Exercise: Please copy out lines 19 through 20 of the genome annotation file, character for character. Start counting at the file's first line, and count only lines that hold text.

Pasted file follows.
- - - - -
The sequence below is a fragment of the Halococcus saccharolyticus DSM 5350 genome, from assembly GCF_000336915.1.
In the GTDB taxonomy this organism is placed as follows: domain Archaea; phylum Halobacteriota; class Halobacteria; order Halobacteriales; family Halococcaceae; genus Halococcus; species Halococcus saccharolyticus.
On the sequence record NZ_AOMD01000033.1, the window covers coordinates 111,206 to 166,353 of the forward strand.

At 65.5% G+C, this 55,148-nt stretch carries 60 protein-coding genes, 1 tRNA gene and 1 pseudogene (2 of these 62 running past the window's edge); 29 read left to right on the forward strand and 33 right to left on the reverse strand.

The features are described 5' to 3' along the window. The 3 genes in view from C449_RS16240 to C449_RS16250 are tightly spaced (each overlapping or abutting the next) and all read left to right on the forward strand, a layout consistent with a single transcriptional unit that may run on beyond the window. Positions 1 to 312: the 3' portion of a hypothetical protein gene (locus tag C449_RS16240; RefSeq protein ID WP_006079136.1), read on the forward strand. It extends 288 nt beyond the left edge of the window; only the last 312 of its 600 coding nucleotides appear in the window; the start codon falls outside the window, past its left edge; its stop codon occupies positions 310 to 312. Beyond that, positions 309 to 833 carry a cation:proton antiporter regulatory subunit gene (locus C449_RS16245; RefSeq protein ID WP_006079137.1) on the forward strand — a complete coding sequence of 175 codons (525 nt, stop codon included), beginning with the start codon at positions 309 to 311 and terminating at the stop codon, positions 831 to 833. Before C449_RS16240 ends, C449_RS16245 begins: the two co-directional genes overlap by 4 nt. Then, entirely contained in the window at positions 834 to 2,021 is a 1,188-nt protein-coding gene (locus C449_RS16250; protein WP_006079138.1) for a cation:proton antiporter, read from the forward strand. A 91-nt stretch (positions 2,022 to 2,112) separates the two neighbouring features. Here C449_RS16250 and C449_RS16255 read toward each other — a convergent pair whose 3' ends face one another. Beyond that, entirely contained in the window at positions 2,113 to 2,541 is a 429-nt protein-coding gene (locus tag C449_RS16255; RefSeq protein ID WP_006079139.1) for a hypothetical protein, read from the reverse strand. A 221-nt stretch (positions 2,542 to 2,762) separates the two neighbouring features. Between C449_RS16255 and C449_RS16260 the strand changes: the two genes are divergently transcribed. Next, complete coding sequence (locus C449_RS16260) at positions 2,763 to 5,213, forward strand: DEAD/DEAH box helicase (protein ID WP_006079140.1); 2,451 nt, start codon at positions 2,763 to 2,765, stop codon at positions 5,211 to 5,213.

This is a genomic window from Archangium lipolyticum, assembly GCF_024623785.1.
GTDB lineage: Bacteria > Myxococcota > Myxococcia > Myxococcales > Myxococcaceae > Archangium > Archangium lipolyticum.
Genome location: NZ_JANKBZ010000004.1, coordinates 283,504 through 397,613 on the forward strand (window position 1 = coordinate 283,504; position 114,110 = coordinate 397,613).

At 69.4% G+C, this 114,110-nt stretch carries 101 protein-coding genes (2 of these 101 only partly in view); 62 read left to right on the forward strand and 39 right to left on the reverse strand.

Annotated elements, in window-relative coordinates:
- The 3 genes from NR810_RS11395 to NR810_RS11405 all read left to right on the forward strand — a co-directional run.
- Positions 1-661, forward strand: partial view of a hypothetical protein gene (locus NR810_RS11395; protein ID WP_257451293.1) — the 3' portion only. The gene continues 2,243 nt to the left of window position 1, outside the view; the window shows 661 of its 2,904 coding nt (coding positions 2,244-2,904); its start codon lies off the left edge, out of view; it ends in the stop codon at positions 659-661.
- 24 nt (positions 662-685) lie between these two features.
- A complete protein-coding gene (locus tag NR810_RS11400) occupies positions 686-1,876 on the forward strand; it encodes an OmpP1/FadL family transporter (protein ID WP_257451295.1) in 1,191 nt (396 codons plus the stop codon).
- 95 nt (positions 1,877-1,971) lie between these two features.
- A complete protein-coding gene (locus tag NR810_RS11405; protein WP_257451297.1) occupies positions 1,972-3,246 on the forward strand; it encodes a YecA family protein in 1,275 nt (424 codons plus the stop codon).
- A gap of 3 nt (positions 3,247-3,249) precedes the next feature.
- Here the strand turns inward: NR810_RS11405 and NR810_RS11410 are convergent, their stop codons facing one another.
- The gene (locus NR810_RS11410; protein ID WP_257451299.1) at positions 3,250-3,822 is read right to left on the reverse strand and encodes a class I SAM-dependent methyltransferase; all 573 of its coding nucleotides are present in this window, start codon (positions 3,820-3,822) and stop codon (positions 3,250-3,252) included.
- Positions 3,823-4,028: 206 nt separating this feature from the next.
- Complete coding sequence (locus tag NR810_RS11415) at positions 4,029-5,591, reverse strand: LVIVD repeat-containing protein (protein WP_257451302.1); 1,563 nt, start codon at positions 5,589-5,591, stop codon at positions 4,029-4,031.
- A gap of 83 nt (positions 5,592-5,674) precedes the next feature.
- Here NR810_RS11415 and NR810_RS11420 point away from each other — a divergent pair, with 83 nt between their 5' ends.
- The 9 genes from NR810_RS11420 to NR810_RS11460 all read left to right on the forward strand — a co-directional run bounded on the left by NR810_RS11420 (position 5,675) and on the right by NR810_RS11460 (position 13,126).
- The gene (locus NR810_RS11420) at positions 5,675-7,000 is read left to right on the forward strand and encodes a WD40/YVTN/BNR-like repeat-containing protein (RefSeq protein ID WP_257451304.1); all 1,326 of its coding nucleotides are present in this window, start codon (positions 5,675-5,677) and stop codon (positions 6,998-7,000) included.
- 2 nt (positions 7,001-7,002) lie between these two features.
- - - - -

- The gene (locus NR810_RS11410; protein ID WP_257451299.1) at positions 3,250-3,822 is read right to left on the reverse strand and encodes a class I SAM-dependent methyltransferase; all 573 of its coding nucleotides are present in this window, start codon (positions 3,820-3,822) and stop codon (positions 3,250-3,252) included.
- Positions 3,823-4,028: 206 nt separating this feature from the next.